=item mjd_to_ldnf(MJD, ZONE)

=item djd_to_jdnf(DJD)

=item djd_to_rjdnf(DJD)

=item djd_to_mjdnf(DJD)

=item djd_to_djdnf(DJD)

=item djd_to_tjdnf(DJD)

=item djd_to_cjdnf(DJD, ZONE)

=item djd_to_rdnf(DJD, ZONE)

=item djd_to_ldnf(DJD, ZONE)

=item tjd_to_jdnf(TJD)

=item tjd_to_rjdnf(TJD)

=item tjd_to_mjdnf(TJD)

=item tjd_to_djdnf(TJD)

=item tjd_to_tjdnf(TJD)

=item tjd_to_cjdnf(TJD, ZONE)

=item tjd_to_rdnf(TJD, ZONE)

=item tjd_to_ldnf(TJD, ZONE)

=item cjd_to_jdnf(CJD, ZONE)

=item cjd_to_rjdnf(CJD, ZONE)

=item cjd_to_mjdnf(CJD, ZONE)

=item cjd_to_djdnf(CJD, ZONE)

=item cjd_to_tjdnf(CJD, ZONE)

=item cjd_to_cjdnf(CJD)

=item cjd_to_rdnf(CJD)

=item cjd_to_ldnf(CJD)

=item rd_to_jdnf(RD, ZONE)

=item rd_to_rjdnf(RD, ZONE)

=item rd_to_mjdnf(RD, ZONE)

=item rd_to_djdnf(RD, ZONE)

=item rd_to_tjdnf(RD, ZONE)

=item rd_to_cjdnf(RD)

=item rd_to_rdnf(RD)

=item rd_to_ldnf(RD)

=item ld_to_jdnf(LD, ZONE)

=item ld_to_rjdnf(LD, ZONE)

=item ld_to_mjdnf(LD, ZONE)

=item ld_to_djdnf(LD, ZONE)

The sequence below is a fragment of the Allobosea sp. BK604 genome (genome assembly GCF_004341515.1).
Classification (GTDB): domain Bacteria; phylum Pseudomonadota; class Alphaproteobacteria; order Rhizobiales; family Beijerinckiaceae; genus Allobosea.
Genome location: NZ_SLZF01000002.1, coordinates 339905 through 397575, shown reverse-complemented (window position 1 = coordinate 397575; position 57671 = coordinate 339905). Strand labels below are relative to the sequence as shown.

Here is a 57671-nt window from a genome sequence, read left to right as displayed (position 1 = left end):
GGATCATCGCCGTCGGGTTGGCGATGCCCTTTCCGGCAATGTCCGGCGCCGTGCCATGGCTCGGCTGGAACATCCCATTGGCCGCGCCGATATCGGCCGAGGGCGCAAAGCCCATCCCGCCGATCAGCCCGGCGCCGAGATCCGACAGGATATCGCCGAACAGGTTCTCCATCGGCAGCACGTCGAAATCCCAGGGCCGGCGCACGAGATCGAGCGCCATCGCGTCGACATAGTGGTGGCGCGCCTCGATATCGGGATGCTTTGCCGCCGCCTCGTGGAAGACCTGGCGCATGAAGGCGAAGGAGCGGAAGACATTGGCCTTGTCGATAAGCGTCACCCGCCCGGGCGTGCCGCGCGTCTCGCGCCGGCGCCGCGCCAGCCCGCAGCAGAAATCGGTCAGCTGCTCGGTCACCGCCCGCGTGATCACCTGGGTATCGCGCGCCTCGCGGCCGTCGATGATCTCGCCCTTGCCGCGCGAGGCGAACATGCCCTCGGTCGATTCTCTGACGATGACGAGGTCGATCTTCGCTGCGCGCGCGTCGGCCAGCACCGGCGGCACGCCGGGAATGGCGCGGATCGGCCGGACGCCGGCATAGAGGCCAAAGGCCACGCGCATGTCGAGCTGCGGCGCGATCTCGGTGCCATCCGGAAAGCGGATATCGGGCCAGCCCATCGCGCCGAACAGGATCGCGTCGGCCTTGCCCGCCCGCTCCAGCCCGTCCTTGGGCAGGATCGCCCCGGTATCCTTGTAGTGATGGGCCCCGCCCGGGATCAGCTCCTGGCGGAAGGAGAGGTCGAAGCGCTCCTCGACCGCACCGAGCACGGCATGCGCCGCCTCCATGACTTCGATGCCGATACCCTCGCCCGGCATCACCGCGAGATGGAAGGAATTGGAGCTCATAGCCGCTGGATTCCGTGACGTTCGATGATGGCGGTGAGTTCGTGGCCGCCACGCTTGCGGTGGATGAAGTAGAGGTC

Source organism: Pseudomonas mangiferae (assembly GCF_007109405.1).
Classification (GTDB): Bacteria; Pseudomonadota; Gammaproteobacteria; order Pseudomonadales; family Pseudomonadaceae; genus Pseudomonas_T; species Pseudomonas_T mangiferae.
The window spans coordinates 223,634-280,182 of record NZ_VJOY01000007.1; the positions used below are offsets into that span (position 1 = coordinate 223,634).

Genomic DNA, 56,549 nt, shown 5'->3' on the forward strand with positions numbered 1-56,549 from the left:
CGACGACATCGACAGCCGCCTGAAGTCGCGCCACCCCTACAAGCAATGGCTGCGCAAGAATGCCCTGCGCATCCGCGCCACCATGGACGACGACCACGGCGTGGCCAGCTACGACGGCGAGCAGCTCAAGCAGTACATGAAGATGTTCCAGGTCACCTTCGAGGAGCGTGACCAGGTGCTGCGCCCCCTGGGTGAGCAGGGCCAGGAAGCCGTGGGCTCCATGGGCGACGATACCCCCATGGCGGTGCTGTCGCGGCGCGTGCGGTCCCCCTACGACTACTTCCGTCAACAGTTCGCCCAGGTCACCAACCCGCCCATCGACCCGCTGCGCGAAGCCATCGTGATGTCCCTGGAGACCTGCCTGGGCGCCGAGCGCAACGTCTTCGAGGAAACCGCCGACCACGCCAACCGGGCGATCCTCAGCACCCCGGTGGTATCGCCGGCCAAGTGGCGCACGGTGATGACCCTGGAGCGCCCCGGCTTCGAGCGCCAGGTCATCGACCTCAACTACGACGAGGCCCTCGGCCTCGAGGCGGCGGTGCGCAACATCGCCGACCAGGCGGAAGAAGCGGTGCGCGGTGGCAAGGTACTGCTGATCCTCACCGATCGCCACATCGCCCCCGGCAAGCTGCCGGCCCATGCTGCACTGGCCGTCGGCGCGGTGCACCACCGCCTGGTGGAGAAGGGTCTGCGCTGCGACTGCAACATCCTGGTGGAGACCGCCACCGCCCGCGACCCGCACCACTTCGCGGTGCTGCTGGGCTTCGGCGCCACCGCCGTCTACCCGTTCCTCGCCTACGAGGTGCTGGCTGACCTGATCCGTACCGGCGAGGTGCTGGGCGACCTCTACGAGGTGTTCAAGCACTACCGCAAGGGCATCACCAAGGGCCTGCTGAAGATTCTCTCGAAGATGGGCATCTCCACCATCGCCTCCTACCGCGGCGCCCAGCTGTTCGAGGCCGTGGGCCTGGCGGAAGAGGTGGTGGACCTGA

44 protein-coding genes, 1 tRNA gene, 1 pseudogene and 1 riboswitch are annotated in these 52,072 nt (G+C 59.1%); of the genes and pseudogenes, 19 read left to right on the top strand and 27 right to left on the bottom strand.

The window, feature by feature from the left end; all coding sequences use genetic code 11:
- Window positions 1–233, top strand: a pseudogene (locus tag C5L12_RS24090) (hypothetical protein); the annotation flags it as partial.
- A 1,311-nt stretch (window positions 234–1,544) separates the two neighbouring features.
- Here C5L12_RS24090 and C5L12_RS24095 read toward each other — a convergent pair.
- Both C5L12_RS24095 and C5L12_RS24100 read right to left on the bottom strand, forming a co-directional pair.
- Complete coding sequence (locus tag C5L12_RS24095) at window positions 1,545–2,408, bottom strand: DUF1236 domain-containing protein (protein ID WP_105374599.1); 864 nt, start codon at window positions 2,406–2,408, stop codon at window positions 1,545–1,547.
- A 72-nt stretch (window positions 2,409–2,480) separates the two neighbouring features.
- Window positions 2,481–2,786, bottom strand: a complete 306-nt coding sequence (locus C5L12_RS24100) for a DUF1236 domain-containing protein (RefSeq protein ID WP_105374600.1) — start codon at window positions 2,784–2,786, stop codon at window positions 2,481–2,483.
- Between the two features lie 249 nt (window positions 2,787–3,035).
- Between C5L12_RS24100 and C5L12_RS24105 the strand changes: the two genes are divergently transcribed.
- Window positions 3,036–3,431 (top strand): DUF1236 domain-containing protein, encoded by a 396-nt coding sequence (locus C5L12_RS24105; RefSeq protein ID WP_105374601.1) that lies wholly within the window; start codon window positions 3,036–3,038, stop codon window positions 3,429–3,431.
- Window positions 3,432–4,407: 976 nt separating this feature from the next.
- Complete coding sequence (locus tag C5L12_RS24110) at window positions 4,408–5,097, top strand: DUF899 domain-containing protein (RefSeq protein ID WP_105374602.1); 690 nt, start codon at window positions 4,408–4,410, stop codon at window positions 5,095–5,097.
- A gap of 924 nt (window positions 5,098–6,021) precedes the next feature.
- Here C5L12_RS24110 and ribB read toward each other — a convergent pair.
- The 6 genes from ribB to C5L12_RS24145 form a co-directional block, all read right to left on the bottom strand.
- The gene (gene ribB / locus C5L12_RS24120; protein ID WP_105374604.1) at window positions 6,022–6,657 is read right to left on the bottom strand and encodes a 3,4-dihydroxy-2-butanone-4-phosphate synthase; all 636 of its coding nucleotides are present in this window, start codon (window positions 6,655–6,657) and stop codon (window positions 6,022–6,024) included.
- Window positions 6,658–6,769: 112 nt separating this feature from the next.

=item ld_to_tjdnf(LD, ZONE)

=item ld_to_cjdnf(LD)

=item ld_to_rdnf(LD)

=item ld_to_ldnf(LD)

These functions convert from a continuous day count to an integral day
count with separate fraction.  The input identifies a point in time,
as a continuous day count of input flavour.  The function returns a
list of two items: the day number and fractional day of output flavour,
which together identify the same point in time as the input.

=item jd_to_jdn(JD)

=item jd_to_rjdn(JD)

=item jd_to_mjdn(JD)

=item jd_to_djdn(JD)

=item jd_to_tjdn(JD)

=item jd_to_cjdn(JD, ZONE)

=item jd_to_rdn(JD, ZONE)

=item jd_to_ldn(JD, ZONE)

=item rjd_to_jdn(RJD)

=item rjd_to_rjdn(RJD)

=item rjd_to_mjdn(RJD)

=item rjd_to_djdn(RJD)